Replacing a laptop keyboard?

Discussion in 'Computers' started by Adam Lenhardt, Dec 20, 2007.

  1. Adam Lenhardt

    Adam Lenhardt Executive Producer

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    The "B" key on my Dell Inspiron 9100 has been working sporadically for the last six months since a hairline fracture developed in the plastic piece that hinges the keycap up from the sensor. I managed to move it into position again a couple months ago, and it worked consistently until last week when the partial break just plain snapped in two. I can use the key without the keycap on by hitting the sensor directly, but the situation was sufficiently unideal that I ordered a replacement from Dell for $19. Sure enough, a nice new flat keyboard that matches my old one perfectly arrived by mail -- but with no instructions on how to install. Since the current one is pinned in place by the casing, I'm assuming I'm going to have to take the casing apart to get inside it. Is there any special things I should look out for? Anything I should take care to avoid?
     
  2. Al_S

    Al_S Second Unit

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    I've replaced a couple of laptop keyboards and it's not too bad. Just make sure you know which screws go where when you put it back together. On some laptops if you turn it over you may see some screw holes marked with a "K" for keyboard which makes things easier. Also, there is a small thin cable that connects the keyboard to the laptop. Make sure you don't break that cable when you take out the keyboard. You will have to detach it from the old keyboard and then attach it to the new keyboard.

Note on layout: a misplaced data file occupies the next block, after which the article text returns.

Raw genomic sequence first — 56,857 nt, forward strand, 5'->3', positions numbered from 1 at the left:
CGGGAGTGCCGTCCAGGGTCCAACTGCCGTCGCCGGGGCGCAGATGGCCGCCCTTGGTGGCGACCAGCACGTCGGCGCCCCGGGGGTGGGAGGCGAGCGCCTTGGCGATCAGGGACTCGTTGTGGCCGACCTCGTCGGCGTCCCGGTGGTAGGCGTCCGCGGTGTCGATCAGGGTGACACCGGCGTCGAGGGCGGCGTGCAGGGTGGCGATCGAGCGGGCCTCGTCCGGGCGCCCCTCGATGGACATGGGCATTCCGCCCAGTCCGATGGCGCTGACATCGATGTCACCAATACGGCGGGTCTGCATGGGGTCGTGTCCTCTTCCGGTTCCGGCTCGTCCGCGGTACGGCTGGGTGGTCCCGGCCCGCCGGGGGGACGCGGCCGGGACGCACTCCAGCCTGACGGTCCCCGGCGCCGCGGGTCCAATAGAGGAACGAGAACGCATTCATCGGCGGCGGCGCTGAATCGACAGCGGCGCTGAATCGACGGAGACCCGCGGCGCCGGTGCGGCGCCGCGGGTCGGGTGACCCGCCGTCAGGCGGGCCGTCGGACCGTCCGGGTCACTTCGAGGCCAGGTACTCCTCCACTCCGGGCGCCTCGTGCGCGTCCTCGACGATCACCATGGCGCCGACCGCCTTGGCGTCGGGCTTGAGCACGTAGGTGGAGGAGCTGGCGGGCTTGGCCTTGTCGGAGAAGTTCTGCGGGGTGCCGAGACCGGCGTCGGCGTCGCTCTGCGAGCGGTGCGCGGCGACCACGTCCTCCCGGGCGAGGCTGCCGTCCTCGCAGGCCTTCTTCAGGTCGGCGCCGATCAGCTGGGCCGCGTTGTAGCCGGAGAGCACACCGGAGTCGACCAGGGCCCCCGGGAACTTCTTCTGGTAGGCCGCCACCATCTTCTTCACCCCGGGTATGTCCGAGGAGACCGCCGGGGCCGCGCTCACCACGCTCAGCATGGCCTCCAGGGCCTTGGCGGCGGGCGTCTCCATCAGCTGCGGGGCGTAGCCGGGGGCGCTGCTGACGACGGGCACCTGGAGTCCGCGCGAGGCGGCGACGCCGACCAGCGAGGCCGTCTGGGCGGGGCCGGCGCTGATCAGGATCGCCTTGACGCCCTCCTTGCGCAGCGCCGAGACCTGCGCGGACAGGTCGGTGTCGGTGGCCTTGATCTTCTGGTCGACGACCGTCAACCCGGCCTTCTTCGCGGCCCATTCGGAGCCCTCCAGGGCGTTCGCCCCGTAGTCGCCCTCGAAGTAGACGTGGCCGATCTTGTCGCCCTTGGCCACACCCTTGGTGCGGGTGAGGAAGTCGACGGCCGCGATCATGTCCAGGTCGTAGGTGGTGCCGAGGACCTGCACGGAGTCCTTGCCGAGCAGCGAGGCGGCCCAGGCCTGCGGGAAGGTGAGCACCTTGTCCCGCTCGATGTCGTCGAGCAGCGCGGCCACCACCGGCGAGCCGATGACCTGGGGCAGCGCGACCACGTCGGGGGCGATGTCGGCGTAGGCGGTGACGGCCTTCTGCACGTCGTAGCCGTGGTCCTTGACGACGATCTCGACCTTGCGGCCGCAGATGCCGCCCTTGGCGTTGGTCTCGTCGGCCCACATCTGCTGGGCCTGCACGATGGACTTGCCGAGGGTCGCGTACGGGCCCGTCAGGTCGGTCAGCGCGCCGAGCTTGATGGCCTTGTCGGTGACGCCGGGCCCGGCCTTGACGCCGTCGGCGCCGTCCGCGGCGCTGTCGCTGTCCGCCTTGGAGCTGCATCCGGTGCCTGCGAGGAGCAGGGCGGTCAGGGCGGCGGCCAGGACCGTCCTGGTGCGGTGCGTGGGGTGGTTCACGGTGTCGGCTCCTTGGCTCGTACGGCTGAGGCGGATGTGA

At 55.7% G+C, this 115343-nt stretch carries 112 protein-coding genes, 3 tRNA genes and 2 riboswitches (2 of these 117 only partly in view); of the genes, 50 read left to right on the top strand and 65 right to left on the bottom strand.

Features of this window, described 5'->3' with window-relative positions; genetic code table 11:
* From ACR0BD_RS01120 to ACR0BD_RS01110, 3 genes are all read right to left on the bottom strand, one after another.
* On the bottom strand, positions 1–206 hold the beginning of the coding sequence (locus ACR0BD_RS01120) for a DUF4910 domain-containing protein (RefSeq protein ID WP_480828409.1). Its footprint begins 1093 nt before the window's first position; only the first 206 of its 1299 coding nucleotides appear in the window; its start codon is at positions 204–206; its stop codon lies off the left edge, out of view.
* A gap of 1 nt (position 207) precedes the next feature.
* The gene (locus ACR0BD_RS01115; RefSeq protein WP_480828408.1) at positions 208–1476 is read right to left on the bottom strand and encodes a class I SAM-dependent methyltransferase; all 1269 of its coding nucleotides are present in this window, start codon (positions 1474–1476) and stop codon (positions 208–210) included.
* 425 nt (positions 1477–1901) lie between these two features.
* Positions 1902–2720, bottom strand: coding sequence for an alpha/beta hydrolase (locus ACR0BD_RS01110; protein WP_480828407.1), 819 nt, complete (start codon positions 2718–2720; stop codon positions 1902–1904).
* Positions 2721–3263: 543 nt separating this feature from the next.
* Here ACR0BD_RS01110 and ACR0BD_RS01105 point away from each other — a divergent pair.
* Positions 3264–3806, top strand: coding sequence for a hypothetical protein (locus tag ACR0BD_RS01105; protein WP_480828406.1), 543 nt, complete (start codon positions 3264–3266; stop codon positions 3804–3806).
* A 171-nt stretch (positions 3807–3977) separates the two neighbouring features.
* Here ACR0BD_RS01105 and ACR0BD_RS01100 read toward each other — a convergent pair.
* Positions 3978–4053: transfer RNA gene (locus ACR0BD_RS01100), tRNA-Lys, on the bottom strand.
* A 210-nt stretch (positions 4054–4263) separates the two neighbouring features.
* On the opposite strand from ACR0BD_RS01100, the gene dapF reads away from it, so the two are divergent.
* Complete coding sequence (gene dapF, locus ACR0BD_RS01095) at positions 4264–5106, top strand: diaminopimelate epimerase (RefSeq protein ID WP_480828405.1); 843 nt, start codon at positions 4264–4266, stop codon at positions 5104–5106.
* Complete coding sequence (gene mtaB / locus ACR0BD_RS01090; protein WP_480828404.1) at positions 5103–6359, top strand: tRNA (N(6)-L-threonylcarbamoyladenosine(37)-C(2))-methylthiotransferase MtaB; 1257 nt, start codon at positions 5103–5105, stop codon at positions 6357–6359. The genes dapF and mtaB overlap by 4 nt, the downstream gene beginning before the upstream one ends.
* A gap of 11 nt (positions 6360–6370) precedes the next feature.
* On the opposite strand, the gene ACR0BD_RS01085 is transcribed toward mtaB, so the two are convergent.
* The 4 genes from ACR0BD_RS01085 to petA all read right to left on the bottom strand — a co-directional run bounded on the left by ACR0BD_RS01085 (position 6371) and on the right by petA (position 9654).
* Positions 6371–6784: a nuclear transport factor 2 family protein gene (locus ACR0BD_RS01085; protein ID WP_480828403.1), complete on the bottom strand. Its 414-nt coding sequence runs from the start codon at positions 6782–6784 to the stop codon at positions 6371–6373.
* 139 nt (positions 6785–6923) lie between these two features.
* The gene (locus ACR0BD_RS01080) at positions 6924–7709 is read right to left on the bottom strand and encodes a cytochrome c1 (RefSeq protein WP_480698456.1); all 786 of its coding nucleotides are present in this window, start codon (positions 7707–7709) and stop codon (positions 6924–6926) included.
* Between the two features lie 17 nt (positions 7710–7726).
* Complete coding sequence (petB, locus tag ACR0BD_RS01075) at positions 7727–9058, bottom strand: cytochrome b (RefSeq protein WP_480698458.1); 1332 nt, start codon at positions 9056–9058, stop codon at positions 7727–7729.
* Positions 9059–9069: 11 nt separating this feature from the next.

3. Adam Lenhardt

    Adam Lenhardt Executive Producer

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    Thanks, Al. I didn't even think about the possibility of there being special screws to get directly to the keyboard. For that matter, I didn't really give much thought to how the keyboard connected to the computer internally either. I'll make sure to pay attention to everything you've brought up.
     
  4. Patrick_S

    Patrick_S Producer
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    If you haven't already replaced the keyboard I'll just add that I have replaced a keyboard for a Dell Latitude and it was a simple 5 minute job.

    If you get the replacement from Dell they will probably send you the screw driver you need and a special tool that is used to snap the notebook housing apart.
     
  5. Adam Lenhardt

    Adam Lenhardt Executive Producer

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    It only came with the keyboard itself, which was MUCH thinner than I expected, without even the promised instructions. Fortunately, Dell puts their service manuals online in HTML format, so I was able to piece together the process.
    Even so, it was a five minute job when I sat down to do it Christmas day. The entire back half of the top is composed of covers that snap right off. Took off the center one (in between the folding hinges and that brought me right inside. Popped the keyboard up -- but not too hard thanks to Al's advice -- found the ribbon cable underneath, popped the old ribbon off the board, set the old keyboard aside, popped the new ribbon into the board, clicked the new keyboard into place, popped the cover back on and I was in business. Since the computer is out of warranty, I had to pay for the replacement. That means I'll be able to keep the old one for spare parts if any of the keys on this one start wearing out. If I had the one broken plastic piece under the "B" key I wouldn't have needed a new keyboard.

    Thanks for your help, guys!
     

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